Core HONORS Departmental Courses
Course Descriptions: Core Honors Spring 2017
ENGL 1302H 901: Shakespeare and Early Modern Drama, Text and Screen: MW 3:30-4:45 pm, Amelia Zurcher
Course Description: In this class we’ll read plays by Shakespeare and a few of his early modern contemporaries, with careful attention to their cultural and historical situation and meaning. We’ll also watch and interpret 20th and 21st century film productions, considering them both as interpretations and adaptations of the plays and as films in their own right. Plays will probably include Much Ado About Nothing, King Lear, Macbeth, Titus Andronicus, Romeo and Juliet, Antony and Cleopatra, The Spanish Tragedy, and The Duchess of Malfi. Assignments will include short and longer papers and a filmed dramatic scene (you’ll get preparation and technological assistance for that in class). No prior experience with Shakespeare, other early modern drama, or film is necessary or assumed!
ENGL 1302H 902 Guilt and Agency in Lyric Poetry: TTH 8-9:15 am, Brittany Pladek
Course Description: Guilt is many things: a feeling, a legal category, a religious condition, and a collective responsibility. In this class, we will explore guilt’s various manifestations through a particular genre of poetry, the lyric. Since the nineteenth century, lyric poetry has been considered a genre of inwardness, of self-reflection. At the same time, lyric has offered poets a space to probe their relationships to larger collectives (national, cultural, racial, sexual). By reading a series of lyrics from the nineteenth through the twenty-first centuries, we will examine guilt as it swings between these two poles—from the deeply personal guilt of addiction to the collective guilt of systemic oppression. In doing so, we will grapple with key ethical questions of guilt and responsibility: How do we know when we should feel guilty? Is there a difference between guilt and shame? What is collective guilt? Can (and should) guilt be absolved? These questions are especially pressing today. Guilt is omnipresent in our culture, from the exposure of gaslighting as a form of abuse to debates about Americans’ collective guilt for the nation’s history of racism and slavery. In addition to thinking about urgent ethical problems, this class will introduce students to a poetic genre that has come to synonymize poetry itself. The class’s exploration of lyric will therefore allow us to investigate our contemporary understandings of what a poem is in the first place. As part of this exploration, students will be given the chance to compose their own lyrics on a topic related to the course theme. Readings: Poets studied include Claudia Rankine, Samuel Taylor Coleridge, Derek Walcott, Emily Dickinson, and others. Assignments: Several short papers, two longer papers, and a creative assignment.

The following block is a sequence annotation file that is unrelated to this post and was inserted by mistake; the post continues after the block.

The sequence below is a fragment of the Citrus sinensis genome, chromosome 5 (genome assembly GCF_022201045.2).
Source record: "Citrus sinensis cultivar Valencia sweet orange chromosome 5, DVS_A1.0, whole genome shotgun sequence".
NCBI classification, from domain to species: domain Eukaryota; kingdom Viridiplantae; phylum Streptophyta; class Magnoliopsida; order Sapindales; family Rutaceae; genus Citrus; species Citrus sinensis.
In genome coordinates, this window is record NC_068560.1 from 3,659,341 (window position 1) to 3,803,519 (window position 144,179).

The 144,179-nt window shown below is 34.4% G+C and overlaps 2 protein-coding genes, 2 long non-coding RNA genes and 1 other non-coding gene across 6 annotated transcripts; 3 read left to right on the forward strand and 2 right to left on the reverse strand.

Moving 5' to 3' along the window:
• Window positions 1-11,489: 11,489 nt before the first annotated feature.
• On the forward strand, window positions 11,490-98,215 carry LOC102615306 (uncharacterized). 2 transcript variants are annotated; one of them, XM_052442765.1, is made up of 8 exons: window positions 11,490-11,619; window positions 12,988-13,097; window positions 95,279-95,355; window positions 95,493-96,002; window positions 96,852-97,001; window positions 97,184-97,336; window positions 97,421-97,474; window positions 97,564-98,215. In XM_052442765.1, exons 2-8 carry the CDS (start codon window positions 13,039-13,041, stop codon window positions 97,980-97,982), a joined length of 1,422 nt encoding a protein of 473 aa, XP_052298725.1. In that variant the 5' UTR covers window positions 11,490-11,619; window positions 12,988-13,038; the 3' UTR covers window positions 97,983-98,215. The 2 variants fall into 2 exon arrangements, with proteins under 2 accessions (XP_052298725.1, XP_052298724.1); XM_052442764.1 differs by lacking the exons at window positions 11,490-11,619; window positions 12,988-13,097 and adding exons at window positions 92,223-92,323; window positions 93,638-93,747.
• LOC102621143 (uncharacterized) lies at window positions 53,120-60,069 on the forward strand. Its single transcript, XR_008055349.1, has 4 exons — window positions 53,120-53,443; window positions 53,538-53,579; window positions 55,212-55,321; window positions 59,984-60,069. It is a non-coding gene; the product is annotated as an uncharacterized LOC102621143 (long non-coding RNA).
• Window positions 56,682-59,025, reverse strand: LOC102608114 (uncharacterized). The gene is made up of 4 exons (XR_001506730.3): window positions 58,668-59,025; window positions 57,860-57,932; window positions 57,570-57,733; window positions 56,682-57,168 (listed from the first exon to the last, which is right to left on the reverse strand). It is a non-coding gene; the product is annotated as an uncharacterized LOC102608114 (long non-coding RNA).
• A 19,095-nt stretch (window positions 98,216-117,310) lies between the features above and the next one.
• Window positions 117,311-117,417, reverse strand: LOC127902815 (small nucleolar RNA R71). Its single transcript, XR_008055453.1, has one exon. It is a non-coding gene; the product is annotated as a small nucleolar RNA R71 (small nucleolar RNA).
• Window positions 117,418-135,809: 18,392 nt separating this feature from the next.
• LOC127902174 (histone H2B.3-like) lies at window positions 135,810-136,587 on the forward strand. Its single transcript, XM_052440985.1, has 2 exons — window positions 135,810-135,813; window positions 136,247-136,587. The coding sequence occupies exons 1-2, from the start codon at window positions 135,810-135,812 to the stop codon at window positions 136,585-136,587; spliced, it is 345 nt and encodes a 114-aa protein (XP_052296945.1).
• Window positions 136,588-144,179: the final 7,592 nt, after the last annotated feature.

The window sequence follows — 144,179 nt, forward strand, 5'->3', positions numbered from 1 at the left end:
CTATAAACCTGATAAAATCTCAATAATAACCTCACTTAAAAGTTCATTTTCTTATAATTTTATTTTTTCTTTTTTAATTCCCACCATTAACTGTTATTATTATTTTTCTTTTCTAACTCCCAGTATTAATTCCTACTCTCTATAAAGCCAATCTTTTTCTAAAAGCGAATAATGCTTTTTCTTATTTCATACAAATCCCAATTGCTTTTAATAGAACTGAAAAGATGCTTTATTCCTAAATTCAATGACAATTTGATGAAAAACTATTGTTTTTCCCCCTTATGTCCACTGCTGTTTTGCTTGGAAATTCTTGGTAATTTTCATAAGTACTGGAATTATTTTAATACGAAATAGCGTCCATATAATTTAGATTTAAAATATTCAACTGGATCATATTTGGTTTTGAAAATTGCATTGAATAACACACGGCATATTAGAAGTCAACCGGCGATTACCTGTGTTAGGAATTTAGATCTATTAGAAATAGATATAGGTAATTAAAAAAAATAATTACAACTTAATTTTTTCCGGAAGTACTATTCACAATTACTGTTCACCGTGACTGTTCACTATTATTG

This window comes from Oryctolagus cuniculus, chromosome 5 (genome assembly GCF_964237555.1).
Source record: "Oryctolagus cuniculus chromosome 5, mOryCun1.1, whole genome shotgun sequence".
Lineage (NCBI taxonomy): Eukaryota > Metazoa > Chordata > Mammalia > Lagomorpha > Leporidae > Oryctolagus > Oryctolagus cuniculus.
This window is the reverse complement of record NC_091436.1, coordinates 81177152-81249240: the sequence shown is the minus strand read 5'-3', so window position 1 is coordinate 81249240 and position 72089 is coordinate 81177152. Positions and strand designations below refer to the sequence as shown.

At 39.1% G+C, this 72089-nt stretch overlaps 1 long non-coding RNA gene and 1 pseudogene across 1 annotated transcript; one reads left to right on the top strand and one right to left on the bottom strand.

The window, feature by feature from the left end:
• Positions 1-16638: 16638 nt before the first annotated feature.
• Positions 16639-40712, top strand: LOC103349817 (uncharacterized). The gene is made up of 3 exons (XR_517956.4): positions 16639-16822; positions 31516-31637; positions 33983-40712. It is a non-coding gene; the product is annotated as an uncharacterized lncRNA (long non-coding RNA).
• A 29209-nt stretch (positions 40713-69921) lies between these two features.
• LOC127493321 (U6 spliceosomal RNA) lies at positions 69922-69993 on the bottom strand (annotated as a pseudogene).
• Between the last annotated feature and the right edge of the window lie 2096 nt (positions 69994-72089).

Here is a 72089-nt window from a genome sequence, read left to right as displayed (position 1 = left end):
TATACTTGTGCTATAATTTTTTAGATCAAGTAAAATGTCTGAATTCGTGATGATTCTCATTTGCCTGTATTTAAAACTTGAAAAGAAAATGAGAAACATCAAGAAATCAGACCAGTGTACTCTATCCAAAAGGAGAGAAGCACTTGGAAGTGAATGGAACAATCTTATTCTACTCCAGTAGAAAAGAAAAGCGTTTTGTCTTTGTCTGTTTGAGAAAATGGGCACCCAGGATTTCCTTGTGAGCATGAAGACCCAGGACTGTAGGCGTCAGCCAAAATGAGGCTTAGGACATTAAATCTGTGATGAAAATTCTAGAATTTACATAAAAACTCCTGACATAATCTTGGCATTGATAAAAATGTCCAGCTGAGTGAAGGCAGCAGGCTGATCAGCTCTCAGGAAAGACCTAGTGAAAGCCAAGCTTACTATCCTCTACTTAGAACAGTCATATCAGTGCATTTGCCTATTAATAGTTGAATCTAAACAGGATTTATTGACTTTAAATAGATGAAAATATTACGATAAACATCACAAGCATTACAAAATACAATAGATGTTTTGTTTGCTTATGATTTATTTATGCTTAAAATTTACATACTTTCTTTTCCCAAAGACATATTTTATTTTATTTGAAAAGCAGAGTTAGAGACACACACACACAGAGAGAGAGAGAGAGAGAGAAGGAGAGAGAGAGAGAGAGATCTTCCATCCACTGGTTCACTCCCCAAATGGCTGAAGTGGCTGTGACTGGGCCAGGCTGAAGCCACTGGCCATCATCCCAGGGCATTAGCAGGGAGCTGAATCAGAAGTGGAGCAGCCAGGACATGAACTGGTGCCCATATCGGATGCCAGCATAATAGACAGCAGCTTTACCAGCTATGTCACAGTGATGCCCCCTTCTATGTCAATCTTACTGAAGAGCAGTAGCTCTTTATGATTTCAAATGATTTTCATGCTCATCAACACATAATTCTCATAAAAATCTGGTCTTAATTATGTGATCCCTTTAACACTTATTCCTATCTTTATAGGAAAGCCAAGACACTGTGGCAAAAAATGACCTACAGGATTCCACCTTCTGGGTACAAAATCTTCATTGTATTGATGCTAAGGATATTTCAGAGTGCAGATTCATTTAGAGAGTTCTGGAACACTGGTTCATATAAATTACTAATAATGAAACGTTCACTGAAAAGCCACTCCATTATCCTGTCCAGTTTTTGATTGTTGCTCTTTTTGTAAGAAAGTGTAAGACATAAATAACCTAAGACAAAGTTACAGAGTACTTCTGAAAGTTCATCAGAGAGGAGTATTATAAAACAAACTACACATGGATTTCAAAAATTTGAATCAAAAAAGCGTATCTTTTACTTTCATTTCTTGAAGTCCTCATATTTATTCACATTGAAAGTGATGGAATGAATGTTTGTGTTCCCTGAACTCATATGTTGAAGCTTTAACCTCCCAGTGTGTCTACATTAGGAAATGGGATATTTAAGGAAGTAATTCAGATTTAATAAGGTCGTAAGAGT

ENGL 1302H 903 Authority and Morality in the Russian Literary Tradition: MWF 11-11:50 am, Leah Flack